In North America, it is common to talk road trips. Tim talks about his road trips.
Where did the Mexico trip begin?
How long did the Mexico trip take both ways?
What did he do in California?
Where did he always stop?
What's the difference between a road trip in Japanand a road trip in America?
Todd: So Tim, you want to talk about road trips?
Tim: Yeah, I wanna talk about road trips.
Me and my friends when we were in high school we took a lot of road trips to lots of different places.
Tim: We would go down to California sometimes Mexico. One time when I was living in Wyoming, in one weekend we drove from Wyoming through Colorado, New Mexico and Mexico and back in the same weekend.
Todd: Wow! Well, actually for people who are not familiar with the United States how far is that?
Tim: It’s a long way. I don’t know. It took.. I don’t know, it took probably about 15 hours one way.
Tim: So, thirty hours all together. But it was fun. We drove down to Mexico had a good night a good meal, a little bit of drinks
and drove back the next day.
Todd: So you went to Tijuana?
Tim: No, we went to Ciudad Juarez.
Todd: OK. Nice.
Tim: That was really fun and a lot of other trips we took when I lived in Oregon, when we’d go down to California and we’d surf.
Todd: Oh, really?
Todd: Oh, you’re a surfer?
Tim: A little bit, a little bit of surfer.
Todd: OK. What kind of car do you drive? What do you use for this road trip?
Tim: Well, typical American a four-wheel drive vehicle. Big vehicle, lots of gas but a lot of fun.
Todd: Oh man, you’re from Oregon you’re supposed to be a tree-hugger!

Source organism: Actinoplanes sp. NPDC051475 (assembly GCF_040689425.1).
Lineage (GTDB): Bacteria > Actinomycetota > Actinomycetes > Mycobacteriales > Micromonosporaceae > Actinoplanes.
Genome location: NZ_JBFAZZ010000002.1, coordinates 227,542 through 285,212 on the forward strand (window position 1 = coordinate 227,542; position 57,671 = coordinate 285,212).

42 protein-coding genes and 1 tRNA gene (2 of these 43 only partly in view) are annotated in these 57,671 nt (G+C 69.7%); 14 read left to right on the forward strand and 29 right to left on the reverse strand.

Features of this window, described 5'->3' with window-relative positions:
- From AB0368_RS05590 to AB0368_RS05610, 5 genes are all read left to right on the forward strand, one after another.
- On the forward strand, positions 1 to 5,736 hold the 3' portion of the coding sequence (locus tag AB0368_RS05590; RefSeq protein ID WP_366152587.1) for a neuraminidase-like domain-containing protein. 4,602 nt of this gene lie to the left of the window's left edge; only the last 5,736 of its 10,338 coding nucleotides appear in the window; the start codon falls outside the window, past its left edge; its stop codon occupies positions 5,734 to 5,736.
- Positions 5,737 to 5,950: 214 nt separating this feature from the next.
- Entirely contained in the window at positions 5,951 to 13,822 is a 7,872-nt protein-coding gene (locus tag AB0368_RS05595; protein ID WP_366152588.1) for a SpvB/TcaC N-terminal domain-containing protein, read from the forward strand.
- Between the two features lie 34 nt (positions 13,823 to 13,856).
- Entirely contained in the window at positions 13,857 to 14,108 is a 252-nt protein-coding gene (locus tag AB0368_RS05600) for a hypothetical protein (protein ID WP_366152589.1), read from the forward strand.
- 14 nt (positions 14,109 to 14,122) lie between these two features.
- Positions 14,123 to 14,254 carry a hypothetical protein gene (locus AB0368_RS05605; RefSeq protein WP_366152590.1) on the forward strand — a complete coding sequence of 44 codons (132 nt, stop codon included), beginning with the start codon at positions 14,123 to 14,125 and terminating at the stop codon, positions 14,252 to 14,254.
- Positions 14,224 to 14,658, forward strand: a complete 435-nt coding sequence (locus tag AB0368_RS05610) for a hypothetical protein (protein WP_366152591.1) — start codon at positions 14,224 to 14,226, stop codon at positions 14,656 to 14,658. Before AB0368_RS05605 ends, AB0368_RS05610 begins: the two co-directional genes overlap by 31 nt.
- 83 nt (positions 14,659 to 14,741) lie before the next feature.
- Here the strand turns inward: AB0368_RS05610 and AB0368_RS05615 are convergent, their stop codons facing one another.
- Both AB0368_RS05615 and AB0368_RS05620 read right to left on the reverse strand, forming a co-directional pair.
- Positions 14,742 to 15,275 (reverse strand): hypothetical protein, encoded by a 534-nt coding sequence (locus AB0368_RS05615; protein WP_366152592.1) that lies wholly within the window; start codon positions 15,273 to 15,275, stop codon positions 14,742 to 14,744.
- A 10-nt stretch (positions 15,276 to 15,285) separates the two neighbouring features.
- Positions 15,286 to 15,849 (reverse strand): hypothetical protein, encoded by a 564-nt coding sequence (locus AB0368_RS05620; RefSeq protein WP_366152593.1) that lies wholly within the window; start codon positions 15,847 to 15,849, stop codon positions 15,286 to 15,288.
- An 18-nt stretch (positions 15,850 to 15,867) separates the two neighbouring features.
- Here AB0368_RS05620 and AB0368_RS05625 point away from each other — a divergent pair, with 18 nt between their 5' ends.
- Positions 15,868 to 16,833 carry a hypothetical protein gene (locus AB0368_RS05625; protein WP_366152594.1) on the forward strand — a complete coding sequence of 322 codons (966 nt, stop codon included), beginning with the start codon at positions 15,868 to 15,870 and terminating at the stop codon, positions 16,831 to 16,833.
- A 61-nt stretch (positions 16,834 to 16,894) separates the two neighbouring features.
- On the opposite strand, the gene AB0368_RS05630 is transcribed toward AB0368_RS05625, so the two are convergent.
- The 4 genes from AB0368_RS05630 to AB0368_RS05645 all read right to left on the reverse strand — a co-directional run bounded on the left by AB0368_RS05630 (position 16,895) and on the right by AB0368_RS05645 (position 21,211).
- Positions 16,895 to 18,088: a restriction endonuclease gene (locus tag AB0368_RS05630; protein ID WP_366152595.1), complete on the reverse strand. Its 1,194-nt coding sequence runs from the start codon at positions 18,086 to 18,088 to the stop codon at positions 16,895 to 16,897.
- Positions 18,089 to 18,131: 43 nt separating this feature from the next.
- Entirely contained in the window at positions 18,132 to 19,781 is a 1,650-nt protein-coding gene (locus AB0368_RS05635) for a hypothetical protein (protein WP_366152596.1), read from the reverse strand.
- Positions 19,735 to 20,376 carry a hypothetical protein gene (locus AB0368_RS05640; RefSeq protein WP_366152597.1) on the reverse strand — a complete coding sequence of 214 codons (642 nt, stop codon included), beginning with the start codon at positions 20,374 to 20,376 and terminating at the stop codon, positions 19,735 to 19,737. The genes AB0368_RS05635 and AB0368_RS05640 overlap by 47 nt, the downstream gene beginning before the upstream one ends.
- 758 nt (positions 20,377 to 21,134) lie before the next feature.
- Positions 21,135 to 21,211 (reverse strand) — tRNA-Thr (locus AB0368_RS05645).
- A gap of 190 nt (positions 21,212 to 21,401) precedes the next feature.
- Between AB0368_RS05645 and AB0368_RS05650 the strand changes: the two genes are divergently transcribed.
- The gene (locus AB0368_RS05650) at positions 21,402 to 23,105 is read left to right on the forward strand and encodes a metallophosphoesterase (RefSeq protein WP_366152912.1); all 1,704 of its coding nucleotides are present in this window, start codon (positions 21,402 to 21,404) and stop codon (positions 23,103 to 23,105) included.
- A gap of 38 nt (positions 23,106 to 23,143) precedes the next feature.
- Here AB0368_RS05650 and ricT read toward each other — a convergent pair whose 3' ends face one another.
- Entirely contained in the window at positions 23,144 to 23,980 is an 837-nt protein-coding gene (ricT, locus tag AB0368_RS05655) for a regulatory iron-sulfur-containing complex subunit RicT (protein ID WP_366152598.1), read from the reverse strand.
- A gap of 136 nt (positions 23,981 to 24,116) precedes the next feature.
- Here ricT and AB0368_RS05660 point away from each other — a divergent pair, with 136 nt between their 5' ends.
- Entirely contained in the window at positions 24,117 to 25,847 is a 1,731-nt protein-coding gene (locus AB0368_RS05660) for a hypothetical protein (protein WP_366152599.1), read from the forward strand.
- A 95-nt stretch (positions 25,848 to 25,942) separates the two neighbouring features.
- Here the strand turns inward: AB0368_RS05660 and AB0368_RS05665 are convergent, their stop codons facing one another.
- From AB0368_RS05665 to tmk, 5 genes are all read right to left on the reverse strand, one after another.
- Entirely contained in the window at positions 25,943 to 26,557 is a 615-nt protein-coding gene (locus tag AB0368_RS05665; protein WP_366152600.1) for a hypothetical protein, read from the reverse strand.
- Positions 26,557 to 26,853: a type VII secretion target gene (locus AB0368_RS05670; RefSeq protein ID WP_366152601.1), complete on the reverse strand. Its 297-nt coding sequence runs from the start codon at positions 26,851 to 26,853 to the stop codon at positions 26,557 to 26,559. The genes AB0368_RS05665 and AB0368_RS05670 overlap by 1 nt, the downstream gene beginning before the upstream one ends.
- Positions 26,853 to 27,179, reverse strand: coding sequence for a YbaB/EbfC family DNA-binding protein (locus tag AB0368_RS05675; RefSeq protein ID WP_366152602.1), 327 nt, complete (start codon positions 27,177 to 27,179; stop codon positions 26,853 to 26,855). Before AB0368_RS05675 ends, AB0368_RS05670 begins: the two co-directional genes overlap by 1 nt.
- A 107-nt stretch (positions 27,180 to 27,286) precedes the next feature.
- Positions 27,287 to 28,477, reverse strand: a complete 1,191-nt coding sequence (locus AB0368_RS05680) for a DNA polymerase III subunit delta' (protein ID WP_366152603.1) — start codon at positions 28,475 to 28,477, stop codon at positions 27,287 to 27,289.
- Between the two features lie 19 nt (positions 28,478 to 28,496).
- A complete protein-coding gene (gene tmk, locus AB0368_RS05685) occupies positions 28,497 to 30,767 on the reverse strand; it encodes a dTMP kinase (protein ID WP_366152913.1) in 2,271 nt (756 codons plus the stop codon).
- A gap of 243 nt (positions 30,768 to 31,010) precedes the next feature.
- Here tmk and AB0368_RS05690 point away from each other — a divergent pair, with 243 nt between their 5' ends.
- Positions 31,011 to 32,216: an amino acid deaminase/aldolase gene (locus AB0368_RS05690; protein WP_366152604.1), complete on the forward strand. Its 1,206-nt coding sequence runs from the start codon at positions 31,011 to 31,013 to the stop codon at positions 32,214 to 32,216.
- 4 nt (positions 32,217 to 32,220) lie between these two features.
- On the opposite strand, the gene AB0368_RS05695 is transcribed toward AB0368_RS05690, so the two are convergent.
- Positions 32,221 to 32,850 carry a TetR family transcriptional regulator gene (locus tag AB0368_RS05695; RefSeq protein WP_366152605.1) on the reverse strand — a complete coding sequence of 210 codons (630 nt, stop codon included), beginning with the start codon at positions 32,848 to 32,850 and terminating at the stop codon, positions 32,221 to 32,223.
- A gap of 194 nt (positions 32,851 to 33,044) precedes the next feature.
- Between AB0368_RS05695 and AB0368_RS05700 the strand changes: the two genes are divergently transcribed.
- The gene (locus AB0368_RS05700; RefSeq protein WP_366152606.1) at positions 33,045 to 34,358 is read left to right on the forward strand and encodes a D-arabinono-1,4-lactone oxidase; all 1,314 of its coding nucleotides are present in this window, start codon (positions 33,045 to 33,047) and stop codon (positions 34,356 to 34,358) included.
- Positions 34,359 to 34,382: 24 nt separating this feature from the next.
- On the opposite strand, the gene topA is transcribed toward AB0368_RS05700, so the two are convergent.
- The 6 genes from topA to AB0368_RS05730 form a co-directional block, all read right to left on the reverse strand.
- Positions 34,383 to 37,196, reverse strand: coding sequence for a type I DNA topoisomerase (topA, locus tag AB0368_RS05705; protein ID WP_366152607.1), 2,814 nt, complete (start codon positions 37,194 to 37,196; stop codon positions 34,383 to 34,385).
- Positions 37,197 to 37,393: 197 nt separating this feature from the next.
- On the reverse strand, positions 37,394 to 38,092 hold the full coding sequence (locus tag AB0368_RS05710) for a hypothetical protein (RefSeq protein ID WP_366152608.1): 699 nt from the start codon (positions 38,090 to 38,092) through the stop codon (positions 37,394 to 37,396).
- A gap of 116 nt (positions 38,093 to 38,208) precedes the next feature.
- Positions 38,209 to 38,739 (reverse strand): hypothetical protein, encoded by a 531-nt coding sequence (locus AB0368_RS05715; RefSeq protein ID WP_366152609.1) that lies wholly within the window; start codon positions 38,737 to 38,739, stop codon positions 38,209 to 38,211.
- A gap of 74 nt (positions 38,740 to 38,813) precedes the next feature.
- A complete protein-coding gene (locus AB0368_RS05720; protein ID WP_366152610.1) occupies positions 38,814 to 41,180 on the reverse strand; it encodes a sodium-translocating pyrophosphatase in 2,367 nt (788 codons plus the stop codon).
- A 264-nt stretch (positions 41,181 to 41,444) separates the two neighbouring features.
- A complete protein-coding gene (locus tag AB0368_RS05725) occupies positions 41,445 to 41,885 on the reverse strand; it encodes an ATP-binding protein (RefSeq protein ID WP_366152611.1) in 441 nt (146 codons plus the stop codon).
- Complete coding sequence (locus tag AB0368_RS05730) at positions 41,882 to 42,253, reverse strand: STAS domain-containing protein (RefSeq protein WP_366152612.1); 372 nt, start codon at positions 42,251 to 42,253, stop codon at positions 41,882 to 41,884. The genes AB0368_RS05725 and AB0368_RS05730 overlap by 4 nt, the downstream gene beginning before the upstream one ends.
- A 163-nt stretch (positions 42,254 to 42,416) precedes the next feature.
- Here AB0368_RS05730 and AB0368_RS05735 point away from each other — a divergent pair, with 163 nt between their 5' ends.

Tim: I know. I know. But they’re good. One rule we had on our road trips was any lake or big body of water we had to stop and swim in. It was a good thing to do.
Todd: Well, you live in Japan now. Do you ever do road trips in Japan?
Tim: I took a road trip from Niigata up around Hokkaido and back, so it was a long road trip actually.
Todd: OK. Wow! What’s the difference between a road trip in Japan and a road trip in America?
Tim: Well, a road trip in Japan..it’s a little bit more dificult to get around, it’s a little bit more expensive. In America road tripping is sort of.. something a lot of people do.
Tim: And in Japan, when we do that it is a little bit strange, a little bit different, not very normal.
Todd: Yeah, that’s true. OK. Great, thanks a lot Tim.
Tim: All right.
For people who are not familiar with the U.S., how far is that?
If you are ‘familiar with’ a place or subject you know and understand it. Notice the following:
- I am quite familiar with this part of town.
- Are you familiar with Madonna’s early music?
We used a four-wheel drive vehicle for the road trip.
A ‘four-wheel drive’ vehicle has power in all four of the tires, instead of just two like other vehicles. These machines are used for driving in places where the ground is bumpy, uneven or muddy. Notice the following:
- Four-wheel drive is really good in the snow.
- If you live on a farm you need four-wheel drive vehicles.
You’re from Oregon, and you’re supposed to be a tree-hugger.
A ‘tree-hugger’ is an informal name for a person who cares about nature or a hippie. Notice the following:
- He was more of a tree-hugger when he was younger.
- Her friends are a bunch of tree-huggers.
(difficult to) get around
A road trip in Japan is more difficult to get around, because it’s more expensive.
If a place is ‘difficult to get around’ it is not easy to travel. “Getting around’ is like transporting yourself from one place to another. Notice the following:
- In some places it’s almost easier to get around by walking.
- Most people use bikes to get around.